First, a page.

ATVs – a short history

Filed under: ATVs History — Rick on May 25, 2010

Royal Enfield developed a ‘quadricycle’ in 1893 which could, arguably, be classed as the first quad bike. It wasn’t until the 1970s however that modern quad bikes, or ATVs, first started to appear.

Honda ATVs were the first to come to public attention, especially after making an appearance in the James Bond film Diamonds Are Forever. The early Honda ATCs (all terrain cycles) were three-wheelers with large balloon tyres and designed for recreational use. By the 1980s, with the addition of racks and suspension, the ATVs were maturing into utility vehicles and their use in agriculture and rugged outdoor recreation (such as hunting) was becoming more widespread. At the same time the sport models were continually under development, with the addition of features like manual transmission, larger engines and full suspension improving performance and the racing experience.

It was also in the 1980s that the development of four wheel ATVs took off, with top of the range racing models benefiting from liquid cooling systems and long-travel suspension. The most powerful quad bikes of the time sported a 500cc engine and could reach speeds of up to 80mph. The parallel development of utility all-terrain vehicles saw the introduction of four wheel drive systems.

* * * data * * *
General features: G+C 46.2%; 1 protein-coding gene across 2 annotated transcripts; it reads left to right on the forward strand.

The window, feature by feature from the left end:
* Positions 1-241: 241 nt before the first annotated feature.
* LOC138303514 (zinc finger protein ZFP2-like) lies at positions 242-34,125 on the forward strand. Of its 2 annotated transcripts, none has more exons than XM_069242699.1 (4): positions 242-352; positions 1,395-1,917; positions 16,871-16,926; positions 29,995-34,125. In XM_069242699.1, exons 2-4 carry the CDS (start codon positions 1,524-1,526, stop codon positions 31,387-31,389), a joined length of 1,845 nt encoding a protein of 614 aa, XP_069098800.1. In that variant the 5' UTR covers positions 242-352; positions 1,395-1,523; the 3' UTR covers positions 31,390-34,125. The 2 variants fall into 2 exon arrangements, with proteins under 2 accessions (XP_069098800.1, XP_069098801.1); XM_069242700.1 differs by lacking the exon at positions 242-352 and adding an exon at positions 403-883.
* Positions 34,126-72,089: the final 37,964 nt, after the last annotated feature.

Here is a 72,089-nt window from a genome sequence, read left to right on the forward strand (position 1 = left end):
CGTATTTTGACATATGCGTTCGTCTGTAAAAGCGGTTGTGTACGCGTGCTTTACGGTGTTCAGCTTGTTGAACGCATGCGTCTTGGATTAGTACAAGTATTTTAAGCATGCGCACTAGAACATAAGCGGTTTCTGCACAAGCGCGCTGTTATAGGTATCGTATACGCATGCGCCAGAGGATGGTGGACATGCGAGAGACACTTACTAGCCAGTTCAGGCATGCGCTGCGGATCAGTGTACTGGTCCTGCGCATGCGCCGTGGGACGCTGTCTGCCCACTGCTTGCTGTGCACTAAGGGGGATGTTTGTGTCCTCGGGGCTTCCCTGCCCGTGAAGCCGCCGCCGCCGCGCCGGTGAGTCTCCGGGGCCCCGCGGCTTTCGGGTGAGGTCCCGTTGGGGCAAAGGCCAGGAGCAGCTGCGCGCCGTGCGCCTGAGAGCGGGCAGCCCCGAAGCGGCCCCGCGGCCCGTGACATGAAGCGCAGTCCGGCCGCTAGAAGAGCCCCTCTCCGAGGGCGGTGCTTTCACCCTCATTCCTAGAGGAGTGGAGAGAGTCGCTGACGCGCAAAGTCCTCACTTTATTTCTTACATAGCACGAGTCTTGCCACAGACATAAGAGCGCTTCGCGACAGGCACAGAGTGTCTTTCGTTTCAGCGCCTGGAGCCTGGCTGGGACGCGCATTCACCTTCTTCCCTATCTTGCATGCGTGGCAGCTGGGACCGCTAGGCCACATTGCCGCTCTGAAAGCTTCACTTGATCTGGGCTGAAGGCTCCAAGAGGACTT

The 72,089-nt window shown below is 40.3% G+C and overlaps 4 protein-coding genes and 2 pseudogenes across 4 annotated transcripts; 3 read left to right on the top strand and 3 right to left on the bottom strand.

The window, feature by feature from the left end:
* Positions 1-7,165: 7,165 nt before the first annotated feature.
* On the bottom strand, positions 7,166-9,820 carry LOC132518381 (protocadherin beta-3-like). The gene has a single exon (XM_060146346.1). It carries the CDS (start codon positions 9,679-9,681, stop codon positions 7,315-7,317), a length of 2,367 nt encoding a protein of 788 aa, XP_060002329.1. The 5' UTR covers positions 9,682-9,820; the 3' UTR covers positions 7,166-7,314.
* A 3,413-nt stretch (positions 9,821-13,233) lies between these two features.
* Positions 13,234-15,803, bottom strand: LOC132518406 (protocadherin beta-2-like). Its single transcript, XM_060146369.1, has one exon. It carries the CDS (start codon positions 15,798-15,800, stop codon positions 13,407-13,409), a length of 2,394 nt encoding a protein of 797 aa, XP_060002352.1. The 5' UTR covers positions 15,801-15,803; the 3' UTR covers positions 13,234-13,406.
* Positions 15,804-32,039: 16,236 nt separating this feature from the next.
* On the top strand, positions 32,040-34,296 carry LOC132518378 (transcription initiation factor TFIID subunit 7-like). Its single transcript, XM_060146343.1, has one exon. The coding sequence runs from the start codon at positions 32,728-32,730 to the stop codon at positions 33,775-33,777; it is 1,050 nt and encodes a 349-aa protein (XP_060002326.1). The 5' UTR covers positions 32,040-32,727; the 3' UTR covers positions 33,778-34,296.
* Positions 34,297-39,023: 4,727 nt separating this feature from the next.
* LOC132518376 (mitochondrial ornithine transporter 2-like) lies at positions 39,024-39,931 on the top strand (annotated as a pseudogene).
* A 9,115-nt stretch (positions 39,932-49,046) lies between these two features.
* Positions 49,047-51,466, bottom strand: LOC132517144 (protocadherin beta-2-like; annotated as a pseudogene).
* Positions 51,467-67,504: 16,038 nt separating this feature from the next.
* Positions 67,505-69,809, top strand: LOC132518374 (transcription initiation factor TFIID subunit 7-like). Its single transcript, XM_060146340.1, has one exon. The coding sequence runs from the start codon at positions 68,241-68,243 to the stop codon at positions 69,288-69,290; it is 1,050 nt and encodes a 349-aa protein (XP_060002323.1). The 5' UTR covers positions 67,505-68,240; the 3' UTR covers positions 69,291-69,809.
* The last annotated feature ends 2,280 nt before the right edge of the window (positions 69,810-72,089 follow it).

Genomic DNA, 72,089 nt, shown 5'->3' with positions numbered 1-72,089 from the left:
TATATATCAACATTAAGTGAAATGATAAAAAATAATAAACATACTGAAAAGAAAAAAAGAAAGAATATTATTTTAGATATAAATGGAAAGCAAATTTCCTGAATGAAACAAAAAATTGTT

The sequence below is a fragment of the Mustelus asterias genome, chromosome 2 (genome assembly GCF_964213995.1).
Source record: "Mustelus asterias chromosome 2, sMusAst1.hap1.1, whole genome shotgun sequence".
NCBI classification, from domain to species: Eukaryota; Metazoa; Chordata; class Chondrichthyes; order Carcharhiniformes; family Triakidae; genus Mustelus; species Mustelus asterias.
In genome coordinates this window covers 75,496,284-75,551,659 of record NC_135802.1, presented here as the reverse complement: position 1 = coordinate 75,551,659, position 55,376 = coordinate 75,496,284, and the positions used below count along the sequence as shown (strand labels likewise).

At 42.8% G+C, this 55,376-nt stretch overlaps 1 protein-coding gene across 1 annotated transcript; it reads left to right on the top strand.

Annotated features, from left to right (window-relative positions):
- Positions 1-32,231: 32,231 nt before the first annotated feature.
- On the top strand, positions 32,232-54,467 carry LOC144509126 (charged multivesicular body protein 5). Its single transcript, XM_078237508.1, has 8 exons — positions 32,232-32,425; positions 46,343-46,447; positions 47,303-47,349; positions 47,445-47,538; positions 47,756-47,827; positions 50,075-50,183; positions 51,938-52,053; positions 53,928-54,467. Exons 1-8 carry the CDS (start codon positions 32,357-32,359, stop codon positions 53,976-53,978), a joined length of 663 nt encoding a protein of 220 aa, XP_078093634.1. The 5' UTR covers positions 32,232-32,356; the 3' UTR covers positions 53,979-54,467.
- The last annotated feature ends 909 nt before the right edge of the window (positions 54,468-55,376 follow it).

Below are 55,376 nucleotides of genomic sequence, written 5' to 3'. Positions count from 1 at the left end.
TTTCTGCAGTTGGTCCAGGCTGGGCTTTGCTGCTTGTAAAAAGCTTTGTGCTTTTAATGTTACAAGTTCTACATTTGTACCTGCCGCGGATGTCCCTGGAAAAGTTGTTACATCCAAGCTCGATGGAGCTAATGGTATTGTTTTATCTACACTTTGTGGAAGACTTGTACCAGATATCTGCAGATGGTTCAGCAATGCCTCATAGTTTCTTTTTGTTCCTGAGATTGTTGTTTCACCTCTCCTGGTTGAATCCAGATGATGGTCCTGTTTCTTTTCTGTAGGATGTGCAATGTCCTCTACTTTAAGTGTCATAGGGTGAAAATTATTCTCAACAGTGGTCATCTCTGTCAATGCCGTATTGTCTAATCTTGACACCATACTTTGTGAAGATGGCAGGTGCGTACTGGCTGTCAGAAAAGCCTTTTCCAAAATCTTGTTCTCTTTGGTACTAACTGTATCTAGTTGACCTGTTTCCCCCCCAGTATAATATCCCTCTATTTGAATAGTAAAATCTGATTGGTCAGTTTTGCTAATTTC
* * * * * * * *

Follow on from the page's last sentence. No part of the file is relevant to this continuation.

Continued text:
By the end of the 1980s improvements in safety led to the end of three wheeled ATV production. Today the all-terrain vehicle industry consists of the production of four wheeled machines in the form of racing and utility models. The racing models are smaller, lighter vehicles with two-wheel drive and fast acceleration. Utility models are larger and able to carry small loads on racks or in an attached trailer. Six-wheeled versions are also popular, due to their increased load capacity.

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